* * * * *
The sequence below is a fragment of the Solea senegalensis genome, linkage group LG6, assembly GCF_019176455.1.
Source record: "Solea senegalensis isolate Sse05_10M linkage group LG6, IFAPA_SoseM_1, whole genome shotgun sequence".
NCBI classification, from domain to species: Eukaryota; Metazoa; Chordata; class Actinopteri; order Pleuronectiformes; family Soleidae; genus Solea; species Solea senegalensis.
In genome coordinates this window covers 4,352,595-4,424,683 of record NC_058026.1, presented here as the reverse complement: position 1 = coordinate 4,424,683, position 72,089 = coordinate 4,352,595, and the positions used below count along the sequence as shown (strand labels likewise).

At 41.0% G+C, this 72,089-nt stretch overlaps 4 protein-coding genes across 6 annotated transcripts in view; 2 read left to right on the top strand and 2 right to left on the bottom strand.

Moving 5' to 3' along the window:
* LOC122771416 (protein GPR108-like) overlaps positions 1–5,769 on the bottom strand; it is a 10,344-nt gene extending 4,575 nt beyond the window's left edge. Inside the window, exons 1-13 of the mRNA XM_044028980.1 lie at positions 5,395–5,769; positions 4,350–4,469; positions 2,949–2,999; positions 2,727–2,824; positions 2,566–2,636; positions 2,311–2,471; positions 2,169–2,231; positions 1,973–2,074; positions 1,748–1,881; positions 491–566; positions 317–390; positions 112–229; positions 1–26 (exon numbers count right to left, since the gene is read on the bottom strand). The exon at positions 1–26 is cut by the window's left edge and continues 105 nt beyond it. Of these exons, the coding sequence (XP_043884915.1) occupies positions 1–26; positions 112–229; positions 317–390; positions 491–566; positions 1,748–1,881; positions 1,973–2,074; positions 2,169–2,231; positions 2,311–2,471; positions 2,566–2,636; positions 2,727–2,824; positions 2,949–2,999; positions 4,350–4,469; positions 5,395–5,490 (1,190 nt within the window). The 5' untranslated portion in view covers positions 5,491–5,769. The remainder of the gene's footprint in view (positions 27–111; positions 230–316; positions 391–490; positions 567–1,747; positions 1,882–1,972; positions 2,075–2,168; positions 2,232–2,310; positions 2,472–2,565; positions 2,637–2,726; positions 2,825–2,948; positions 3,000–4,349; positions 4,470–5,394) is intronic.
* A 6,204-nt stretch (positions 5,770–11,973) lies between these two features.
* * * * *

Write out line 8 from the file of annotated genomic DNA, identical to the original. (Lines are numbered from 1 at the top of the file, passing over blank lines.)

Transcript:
* A 6,204-nt stretch (positions 5,770–11,973) lies between these two features.